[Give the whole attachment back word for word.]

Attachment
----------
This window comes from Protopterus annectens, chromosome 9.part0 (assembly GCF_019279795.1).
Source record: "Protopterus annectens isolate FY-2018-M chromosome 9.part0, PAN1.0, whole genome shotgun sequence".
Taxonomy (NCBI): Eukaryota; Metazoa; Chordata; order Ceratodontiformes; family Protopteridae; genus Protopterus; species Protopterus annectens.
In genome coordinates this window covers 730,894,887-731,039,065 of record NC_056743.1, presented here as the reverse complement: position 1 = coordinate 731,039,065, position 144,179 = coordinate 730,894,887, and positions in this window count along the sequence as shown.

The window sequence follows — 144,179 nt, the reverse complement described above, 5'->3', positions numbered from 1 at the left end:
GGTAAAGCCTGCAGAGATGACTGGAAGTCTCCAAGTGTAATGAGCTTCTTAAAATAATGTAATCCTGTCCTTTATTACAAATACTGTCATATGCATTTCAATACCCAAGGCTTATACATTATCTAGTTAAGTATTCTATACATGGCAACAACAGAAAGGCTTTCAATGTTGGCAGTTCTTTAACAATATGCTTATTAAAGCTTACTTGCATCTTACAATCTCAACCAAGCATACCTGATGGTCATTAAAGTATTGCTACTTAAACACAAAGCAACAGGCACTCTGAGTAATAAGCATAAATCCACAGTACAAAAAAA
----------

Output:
This window comes from Protopterus annectens, chromosome 9.part0 (assembly GCF_019279795.1).
Source record: "Protopterus annectens isolate FY-2018-M chromosome 9.part0, PAN1.0, whole genome shotgun sequence".
Taxonomy (NCBI): Eukaryota; Metazoa; Chordata; order Ceratodontiformes; family Protopteridae; genus Protopterus; species Protopterus annectens.
In genome coordinates this window covers 730,894,887-731,039,065 of record NC_056743.1, presented here as the reverse complement: position 1 = coordinate 731,039,065, position 144,179 = coordinate 730,894,887, and positions in this window count along the sequence as shown.

The window sequence follows — 144,179 nt, the reverse complement described above, 5'->3', positions numbered from 1 at the left end:
GGTAAAGCCTGCAGAGATGACTGGAAGTCTCCAAGTGTAATGAGCTTCTTAAAATAATGTAATCCTGTCCTTTATTACAAATACTGTCATATGCATTTCAATACCCAAGGCTTATACATTATCTAGTTAAGTATTCTATACATGGCAACAACAGAAAGGCTTTCAATGTTGGCAGTTCTTTAACAATATGCTTATTAAAGCTTACTTGCATCTTACAATCTCAACCAAGCATACCTGATGGTCATTAAAGTATTGCTACTTAAACACAAAGCAACAGGCACTCTGAGTAATAAGCATAAATCCACAGTACAAAAAAA